What does the ELCA say about… Faith, Sexism, and Justice? You can read the entire social statement on the ELCA Webpage.
You might be surprised that the social statement on Faith, Sexism, and Justice was not adopted in the ELCA until 2019! The ELCA and its predecessor bodies have been ordaining women (arguably an office that indicates equality of women in the church and the world) for over 50 years. However, in both the church and wider society there is still a need for greater gender equality.
The ELCA teaches that all humans are in God’s image. While tradition often has us using male terms for God (Father, Him, etc.) this reflects our own limitations of understanding God rather than any particular male-ness to God. While Jesus was embodied as a male human, his maleness is not what is important – it is the fact that he is human.
The ELCA teaches that patriarchy (where men are seen as absolute authority over women) and sexism are both sins that limit God’s work in the world.
The ELCA also recognizes that in order to experience a world of greater equality, we must recognize that sexism is influenced and tied to other oppressive frameworks – such as racism, classism, discrimination based on sexuality and gender expression, etc. In order to effectively address issues tied to gender equality and sexism, we must also address issues tied to race, class, etc.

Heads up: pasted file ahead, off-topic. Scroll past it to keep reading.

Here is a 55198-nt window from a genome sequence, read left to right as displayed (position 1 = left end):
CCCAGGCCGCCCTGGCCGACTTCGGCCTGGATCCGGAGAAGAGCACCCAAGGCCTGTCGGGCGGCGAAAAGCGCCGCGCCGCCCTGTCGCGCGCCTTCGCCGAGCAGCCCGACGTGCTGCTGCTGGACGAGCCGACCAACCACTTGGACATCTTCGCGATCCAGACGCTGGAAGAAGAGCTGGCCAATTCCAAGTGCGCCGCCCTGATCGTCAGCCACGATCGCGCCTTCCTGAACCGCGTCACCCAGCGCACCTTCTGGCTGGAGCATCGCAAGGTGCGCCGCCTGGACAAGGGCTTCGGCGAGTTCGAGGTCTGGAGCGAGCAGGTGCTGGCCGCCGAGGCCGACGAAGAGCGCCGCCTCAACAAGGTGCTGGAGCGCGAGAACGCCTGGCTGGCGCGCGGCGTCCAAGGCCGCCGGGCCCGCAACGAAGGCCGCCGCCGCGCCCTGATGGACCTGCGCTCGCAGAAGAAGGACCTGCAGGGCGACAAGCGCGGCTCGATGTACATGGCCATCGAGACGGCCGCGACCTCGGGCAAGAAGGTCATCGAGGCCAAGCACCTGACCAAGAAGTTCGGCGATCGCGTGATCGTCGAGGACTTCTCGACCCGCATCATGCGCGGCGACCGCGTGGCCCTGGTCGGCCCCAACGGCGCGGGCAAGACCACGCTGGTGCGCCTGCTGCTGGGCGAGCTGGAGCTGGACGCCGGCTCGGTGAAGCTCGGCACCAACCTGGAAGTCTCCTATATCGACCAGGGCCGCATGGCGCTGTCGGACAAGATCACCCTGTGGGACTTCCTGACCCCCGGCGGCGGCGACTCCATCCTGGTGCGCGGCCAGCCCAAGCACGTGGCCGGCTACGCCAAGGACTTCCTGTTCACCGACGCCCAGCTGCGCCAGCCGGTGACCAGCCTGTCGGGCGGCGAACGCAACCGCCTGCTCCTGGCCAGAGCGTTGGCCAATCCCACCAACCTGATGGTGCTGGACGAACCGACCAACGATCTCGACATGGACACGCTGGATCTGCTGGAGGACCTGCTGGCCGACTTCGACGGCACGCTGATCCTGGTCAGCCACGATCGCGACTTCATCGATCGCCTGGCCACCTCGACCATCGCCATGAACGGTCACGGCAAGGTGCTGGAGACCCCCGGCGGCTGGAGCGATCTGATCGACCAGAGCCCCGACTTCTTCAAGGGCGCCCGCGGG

The ELCA also recognizes that sexism includes discrimination based on sex (male or female) and gender (masculine and feminine). What is meant by this? One example is that in the United States, professions that are often seen as “female” work (elementary education, nursing home care, childcare workers, etc) are devalued whether they are performed by men or women. They often are lower paid, or seen as somehow “less than.” It is important for us to work toward valuing professions that have previously been seen as “women’s work” or “female” careers if we want a world of greater justice.
It is not only women and girls who are harmed by sexism – boys and men are also harmed. For example, men and boys are sometimes expected to be masculine to the point where they are not permitted to show natural human emotions or weaknesses. This is harmful and can even lead to violence toward one’s self or others, alcohol and substance abuse, depression, and even suicide.
Beyond the impact of sexism in the United States, there are challenges on a global scale. While we should do our best to understand how different cultures may experience life differently than us, as the people of God, we should always advocate for a world that reflects the words of St. Paul in his letter to the Galatians: There is no longer Jew or Greek; there is no longer slave or free; there is no longer male and female, for all of you are one in Christ Jesus. Before God, we are all equally loved, equally welcomed, and called into service to Christ. Amen!
In Christian Love,